The protesters waved the black and yellow flags of pre-revolutionary Russia
Russian ultra-nationalists wave pre-revolutionary flags as they take part in the so-called "Russian March" in central Moscow on November 4, marking the National Unity Day. Several thousand ultra-nationalists whose ranks included fierce Kremlin critics marched through central Moscow on Sunday calling for President Vladimir Putin's resignation and an end to illegal immigration.
Several thousand Russian ultra-nationalists whose ranks included fierce Kremlin critics marched through central Moscow on Sunday calling for President Vladimir Putin's resignation and an end to illegal immigration.
Armed with anti-Putin slogans and black and yellow flags of pre-revolutionary Russia, the black-clad participants in the "Russian March" took to the streets as Putin is facing the most vocal opposition to his rule since he came to power 12 years ago.
The march is timed to coincide with the Day of Popular Unity, a national holiday which this year marks the 400th anniversary of the 1612 expulsion of Polish occupiers from the Kremlin.
"We are the authorities, the authorities are us," some participants shouted.
"Putin's clique to trial," shouted others. "We beat Hitler, we will beat Putin."
The Russian president has been facing a nascent protest movement against his rule since an election that returned him to the Kremlin for a third term in May, and the anti-Putin cause has become popular with ultra-nationalists.
Many observers fear Russia may plunge into chaos if nationalist forces come to power, and some have accused Alexei Navalny -- arguably the most charismatic leader of the anti-Putin movement -- of openly flirting with ultra-nationalism.
Alexander Belov, one of the march's organisers, said the participants were growing disillusioned with Putin.
"Putin is the head of the criminal regime," Belov told reporters. "They are tired of him."
He accused Putin of neglecting the rights of the country's Slavic population and turning a blind eye to illegal immigration.
"The best people right now are forced to leave for the West," he said.
Nazi insignia are not allowed during the annual march, said Belov, estimating the turnout at around 20,000.
Moscow police put the number of participants at 5,800 to 6,000.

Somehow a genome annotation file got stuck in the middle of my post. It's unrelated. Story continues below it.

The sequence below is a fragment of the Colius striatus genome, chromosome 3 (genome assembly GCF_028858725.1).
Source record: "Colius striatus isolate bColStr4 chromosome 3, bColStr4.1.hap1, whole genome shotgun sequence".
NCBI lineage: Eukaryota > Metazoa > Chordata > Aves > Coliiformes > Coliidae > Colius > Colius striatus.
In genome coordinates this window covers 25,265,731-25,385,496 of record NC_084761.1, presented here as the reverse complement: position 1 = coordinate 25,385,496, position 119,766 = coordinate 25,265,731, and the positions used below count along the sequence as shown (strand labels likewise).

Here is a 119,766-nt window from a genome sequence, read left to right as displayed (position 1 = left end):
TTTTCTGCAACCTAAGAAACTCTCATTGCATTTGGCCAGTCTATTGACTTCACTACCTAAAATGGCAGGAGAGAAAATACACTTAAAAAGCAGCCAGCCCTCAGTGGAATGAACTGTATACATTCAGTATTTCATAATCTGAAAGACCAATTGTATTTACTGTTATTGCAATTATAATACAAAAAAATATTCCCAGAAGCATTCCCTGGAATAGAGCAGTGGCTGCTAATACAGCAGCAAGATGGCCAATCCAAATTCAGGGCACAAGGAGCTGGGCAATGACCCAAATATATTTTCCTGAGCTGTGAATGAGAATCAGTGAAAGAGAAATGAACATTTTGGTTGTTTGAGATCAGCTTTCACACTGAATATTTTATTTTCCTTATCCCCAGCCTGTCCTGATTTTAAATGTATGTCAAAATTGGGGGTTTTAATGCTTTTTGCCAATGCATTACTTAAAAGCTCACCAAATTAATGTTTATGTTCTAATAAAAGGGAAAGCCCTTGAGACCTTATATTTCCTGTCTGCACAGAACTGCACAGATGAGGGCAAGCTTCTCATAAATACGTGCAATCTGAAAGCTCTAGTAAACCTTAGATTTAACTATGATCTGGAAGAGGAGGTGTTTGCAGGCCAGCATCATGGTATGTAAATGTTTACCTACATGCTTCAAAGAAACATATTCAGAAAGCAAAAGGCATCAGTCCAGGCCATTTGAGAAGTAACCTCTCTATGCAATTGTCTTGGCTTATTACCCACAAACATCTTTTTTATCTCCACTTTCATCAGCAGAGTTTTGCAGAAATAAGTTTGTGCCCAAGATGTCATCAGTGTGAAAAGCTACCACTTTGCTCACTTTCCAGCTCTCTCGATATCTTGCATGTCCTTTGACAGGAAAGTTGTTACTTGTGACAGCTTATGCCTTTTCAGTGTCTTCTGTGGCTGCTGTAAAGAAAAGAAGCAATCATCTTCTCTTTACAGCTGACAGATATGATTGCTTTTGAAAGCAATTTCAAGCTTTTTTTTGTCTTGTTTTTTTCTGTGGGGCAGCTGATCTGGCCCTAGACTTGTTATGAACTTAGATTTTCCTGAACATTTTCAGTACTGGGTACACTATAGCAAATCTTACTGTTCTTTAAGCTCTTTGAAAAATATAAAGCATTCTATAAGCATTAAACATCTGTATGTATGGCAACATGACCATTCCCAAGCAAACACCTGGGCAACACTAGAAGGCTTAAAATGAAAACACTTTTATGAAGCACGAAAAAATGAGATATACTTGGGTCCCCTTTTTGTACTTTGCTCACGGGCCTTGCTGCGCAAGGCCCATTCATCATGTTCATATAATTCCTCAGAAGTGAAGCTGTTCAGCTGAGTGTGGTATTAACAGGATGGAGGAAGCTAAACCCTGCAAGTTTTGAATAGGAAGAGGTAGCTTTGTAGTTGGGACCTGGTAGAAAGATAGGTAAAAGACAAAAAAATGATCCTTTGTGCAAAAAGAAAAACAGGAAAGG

They detained 25 people wearing black military overcoats in the city centre. Many participants in the march covered their faces with scarves and surgical masks, defying a new law banning masks during rallies.
Rights activists warn that xenophobia is on the rise, and more and more Russians sympathise with the nationalist cause.
Many Muscovites complain of a heavy influx of poorly educated migrants from impoverished ex-Soviet central Asia, saying the affluent capital is now bursting at the seams.
"I am against the lack of a visa regime with central Asian countries," said Andrei Goldin, a 38-year-old university teacher.
"I am against the preferential financing of Caucasus regions at the expense of Russian regions."
Putin has slammed attempts to inflame nationalist sentiments, evoking the country's multi-ethnic, multi-confessional history.
The authorities have allowed the nationalists to march through the capital despite pleas from the Federation of Migrants of Russia to either cancel or postpone the event.
The federation argued the march could sow discord in the multi-ethnic capital, especially on a day meant to promote unity.
It is the first time in several years that the authorities have allowed the march to take place in central Moscow instead of its fringes.
Smaller nationalist rallies were held in several big cities across the country.
In remarks that were widely seen as a veiled attack on the opposition, Russian Orthodox Patriarch Kirill urged Russians on Saturday to steer clear of political turmoil that he said could result in a new Time of Troubles, a period in the late 16th and 17th centuries marked by rebellion against authority and attempts to seize power with foreign help.
In a video message targeting schoolchildren, Russian parliament speaker Sergei Naryshkin also spoke about that period, appearing to draw parallels with the present.